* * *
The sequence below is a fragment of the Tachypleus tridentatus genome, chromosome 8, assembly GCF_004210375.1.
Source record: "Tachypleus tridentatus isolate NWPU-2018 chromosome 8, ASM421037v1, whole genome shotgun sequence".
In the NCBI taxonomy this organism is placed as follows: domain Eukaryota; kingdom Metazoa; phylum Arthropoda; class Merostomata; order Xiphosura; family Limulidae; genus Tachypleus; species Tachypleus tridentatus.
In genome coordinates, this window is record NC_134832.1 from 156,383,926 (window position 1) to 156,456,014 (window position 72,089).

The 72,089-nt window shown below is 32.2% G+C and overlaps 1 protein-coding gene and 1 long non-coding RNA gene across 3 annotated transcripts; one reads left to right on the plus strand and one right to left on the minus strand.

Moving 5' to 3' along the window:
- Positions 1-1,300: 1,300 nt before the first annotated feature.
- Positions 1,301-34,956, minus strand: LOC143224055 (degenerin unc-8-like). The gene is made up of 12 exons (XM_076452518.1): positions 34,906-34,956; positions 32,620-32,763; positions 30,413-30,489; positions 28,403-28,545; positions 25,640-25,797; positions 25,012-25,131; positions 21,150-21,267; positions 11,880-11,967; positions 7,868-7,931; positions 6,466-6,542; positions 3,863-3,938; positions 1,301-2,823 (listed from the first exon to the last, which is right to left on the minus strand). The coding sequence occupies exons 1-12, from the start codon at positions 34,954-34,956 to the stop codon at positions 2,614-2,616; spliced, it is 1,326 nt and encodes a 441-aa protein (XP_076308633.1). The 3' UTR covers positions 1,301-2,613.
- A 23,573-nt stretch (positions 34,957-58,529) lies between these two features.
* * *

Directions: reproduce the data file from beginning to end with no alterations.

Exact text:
The sequence below is a fragment of the Tachypleus tridentatus genome, chromosome 8, assembly GCF_004210375.1.
Source record: "Tachypleus tridentatus isolate NWPU-2018 chromosome 8, ASM421037v1, whole genome shotgun sequence".
In the NCBI taxonomy this organism is placed as follows: domain Eukaryota; kingdom Metazoa; phylum Arthropoda; class Merostomata; order Xiphosura; family Limulidae; genus Tachypleus; species Tachypleus tridentatus.
In genome coordinates, this window is record NC_134832.1 from 156,383,926 (window position 1) to 156,456,014 (window position 72,089).

The 72,089-nt window shown below is 32.2% G+C and overlaps 1 protein-coding gene and 1 long non-coding RNA gene across 3 annotated transcripts; one reads left to right on the plus strand and one right to left on the minus strand.

Moving 5' to 3' along the window:
- Positions 1-1,300: 1,300 nt before the first annotated feature.
- Positions 1,301-34,956, minus strand: LOC143224055 (degenerin unc-8-like). The gene is made up of 12 exons (XM_076452518.1): positions 34,906-34,956; positions 32,620-32,763; positions 30,413-30,489; positions 28,403-28,545; positions 25,640-25,797; positions 25,012-25,131; positions 21,150-21,267; positions 11,880-11,967; positions 7,868-7,931; positions 6,466-6,542; positions 3,863-3,938; positions 1,301-2,823 (listed from the first exon to the last, which is right to left on the minus strand). The coding sequence occupies exons 1-12, from the start codon at positions 34,954-34,956 to the stop codon at positions 2,614-2,616; spliced, it is 1,326 nt and encodes a 441-aa protein (XP_076308633.1). The 3' UTR covers positions 1,301-2,613.
- A 23,573-nt stretch (positions 34,957-58,529) lies between these two features.